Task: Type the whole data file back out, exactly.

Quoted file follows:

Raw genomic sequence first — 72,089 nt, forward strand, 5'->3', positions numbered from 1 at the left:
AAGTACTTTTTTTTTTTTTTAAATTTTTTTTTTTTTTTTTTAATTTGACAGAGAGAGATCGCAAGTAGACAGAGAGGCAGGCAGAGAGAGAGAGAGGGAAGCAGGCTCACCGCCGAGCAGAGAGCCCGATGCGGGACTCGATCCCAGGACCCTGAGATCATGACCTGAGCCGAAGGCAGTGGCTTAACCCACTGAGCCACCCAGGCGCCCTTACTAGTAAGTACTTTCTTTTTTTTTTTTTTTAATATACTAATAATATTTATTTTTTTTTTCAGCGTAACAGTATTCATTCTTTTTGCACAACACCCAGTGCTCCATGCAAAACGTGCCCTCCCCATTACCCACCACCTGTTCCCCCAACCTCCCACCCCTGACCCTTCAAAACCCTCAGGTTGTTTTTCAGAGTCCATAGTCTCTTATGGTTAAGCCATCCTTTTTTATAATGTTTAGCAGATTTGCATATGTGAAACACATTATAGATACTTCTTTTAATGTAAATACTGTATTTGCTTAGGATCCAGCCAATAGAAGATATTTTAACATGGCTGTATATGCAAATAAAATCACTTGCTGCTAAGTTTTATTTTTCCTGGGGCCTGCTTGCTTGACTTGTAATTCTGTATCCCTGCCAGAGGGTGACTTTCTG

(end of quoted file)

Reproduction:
Raw genomic sequence first — 72,089 nt, forward strand, 5'->3', positions numbered from 1 at the left:
AAGTACTTTTTTTTTTTTTTAAATTTTTTTTTTTTTTTTTTAATTTGACAGAGAGAGATCGCAAGTAGACAGAGAGGCAGGCAGAGAGAGAGAGAGGGAAGCAGGCTCACCGCCGAGCAGAGAGCCCGATGCGGGACTCGATCCCAGGACCCTGAGATCATGACCTGAGCCGAAGGCAGTGGCTTAACCCACTGAGCCACCCAGGCGCCCTTACTAGTAAGTACTTTCTTTTTTTTTTTTTTTAATATACTAATAATATTTATTTTTTTTTTCAGCGTAACAGTATTCATTCTTTTTGCACAACACCCAGTGCTCCATGCAAAACGTGCCCTCCCCATTACCCACCACCTGTTCCCCCAACCTCCCACCCCTGACCCTTCAAAACCCTCAGGTTGTTTTTCAGAGTCCATAGTCTCTTATGGTTAAGCCATCCTTTTTTATAATGTTTAGCAGATTTGCATATGTGAAACACATTATAGATACTTCTTTTAATGTAAATACTGTATTTGCTTAGGATCCAGCCAATAGAAGATATTTTAACATGGCTGTATATGCAAATAAAATCACTTGCTGCTAAGTTTTATTTTTCCTGGGGCCTGCTTGCTTGACTTGTAATTCTGTATCCCTGCCAGAGGGTGACTTTCTG